Meals on Wheels SA has teamed up with the Dunstan Foundation’s Thinkers in Residence program for two years, to aid a transition into new ways of operating in the future.
The acclaimed Thinkers in Residence program brings pioneering ideas to South Australia by bringing together experts, including a visiting expert ‘Thinker’, to search for solutions to the most complex social challenges of the time.
“Meals on Wheels SA is a perfect example of the calibre of forward thinking not-for-profit organisations we want to work with, to help position South Australia as the ‘social capital’ of our region,” says Allyson Hewitt, the current Resident Thinker.
Hewitt is a non-profit leader and educator from Canada, who says her aim as a Thinker in residence is to “help re-design the social innovation ecosystem so that the private, public and not-for profit sectors are all better able to help grow the economy and do good at the same time.”
Meals on Wheels has adapted to many changes over its 65 years, and is constantly thinking creatively about how we can make a positive impact on the huge number of lives we touch every day, according to Meals On Wheels SA Chief Executive Officer Sharyn Broer.
“There is a lot of disruption happening in aged and community services at present,” Ms Broer says.
“We’re beginning to use our partnership with the Thinkers in Residence program to work through some of our challenges in how we might need to shift our business model in the future, as the way in which government supports home care for older people and people with a disability changes.”
Ms Broer says the organisation is looking at how it can use its skills, expertise, resources and facilities to generate commercial revenue and to partner with local businesses.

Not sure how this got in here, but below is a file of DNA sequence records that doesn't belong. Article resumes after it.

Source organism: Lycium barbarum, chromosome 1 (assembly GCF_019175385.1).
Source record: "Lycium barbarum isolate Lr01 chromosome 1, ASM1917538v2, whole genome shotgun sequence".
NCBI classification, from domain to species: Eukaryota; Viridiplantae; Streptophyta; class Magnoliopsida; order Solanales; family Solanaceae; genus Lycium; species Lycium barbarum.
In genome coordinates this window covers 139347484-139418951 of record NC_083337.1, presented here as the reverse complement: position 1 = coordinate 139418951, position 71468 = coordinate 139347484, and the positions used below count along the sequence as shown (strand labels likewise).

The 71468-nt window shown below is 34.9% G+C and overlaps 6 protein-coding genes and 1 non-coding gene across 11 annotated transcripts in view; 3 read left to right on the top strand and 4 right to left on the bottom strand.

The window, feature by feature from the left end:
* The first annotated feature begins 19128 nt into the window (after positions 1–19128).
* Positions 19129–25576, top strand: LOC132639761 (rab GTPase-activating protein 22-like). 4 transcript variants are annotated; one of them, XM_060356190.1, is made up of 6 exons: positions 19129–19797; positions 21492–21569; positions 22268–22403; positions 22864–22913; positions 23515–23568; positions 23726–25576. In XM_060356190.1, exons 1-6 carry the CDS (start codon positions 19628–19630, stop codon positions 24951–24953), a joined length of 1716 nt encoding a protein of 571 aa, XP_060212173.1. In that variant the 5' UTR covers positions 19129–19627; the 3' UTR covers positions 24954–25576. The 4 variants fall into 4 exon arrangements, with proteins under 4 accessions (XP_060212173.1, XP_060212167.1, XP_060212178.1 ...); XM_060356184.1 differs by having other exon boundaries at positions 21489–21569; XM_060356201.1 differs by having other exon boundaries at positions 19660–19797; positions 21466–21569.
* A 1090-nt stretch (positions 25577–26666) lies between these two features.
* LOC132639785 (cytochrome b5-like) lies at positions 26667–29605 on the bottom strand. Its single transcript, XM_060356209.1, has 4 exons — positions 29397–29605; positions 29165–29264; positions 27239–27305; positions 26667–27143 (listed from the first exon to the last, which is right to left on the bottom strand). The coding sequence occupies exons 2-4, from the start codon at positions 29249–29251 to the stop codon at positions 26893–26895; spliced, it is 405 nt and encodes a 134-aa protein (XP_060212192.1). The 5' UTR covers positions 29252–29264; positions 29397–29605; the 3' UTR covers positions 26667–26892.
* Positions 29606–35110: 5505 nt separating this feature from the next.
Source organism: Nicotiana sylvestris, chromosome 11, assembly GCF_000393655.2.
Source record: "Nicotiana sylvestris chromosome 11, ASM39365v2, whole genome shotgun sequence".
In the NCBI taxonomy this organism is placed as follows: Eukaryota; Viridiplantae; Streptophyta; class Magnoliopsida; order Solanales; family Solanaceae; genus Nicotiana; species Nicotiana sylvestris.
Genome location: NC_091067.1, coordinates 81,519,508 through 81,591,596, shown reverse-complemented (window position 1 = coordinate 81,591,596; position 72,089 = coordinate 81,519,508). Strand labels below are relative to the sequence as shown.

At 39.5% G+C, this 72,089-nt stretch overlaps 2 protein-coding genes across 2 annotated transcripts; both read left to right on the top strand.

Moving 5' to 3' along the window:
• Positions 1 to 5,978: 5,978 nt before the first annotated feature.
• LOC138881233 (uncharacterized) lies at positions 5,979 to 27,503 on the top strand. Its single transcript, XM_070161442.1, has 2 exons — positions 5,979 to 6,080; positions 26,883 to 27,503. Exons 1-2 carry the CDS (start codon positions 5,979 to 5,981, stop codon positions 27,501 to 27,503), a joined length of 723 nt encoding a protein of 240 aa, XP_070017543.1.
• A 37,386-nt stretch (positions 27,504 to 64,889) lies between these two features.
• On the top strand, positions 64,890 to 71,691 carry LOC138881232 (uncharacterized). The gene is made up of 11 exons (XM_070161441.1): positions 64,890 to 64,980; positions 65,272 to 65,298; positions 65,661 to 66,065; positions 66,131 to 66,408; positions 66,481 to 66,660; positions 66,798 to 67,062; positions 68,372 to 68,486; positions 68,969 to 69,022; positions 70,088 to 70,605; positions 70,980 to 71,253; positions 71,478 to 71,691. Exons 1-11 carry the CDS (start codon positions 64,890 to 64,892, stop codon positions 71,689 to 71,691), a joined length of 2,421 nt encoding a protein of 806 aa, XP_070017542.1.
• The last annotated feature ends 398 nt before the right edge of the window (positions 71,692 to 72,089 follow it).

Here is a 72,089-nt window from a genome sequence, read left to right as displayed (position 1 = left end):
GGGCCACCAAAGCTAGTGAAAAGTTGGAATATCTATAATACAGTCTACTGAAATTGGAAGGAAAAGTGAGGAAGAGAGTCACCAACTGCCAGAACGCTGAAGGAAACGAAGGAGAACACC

“We’ve seen that in any growth industry, there is more power in doing things together than there is in going it alone, so we are keen to form partnerships with food producers, with others who have an interest in food security or reducing food waste in the community, or those who are interested in reducing social isolation and using meals as a focal point for that.”
She says the partnership is evidence of a conscious move forward toward expanded social innovation while remaining relevant to its core market, by “leveraging our existing knowledge, as well as gaining a broader knowledge through experts.”
These residencies will focus on growing the social economy, the fastest growing part of South Australia’s economy.
With 86 branches and about 8 thousand volunteers across the state, Meals on Wheels SA hope this partnership will help the organization translate its long years of market experience into innovative benefits for the community it supports.
“We see that [in the future] Meals On Wheels will be a part of the foundation of supporting people to live well in their own homes well into their 80s and 90s and that there will be a continuing need for people to maintain good nutrition and social connection as they age,” says Ms Broer.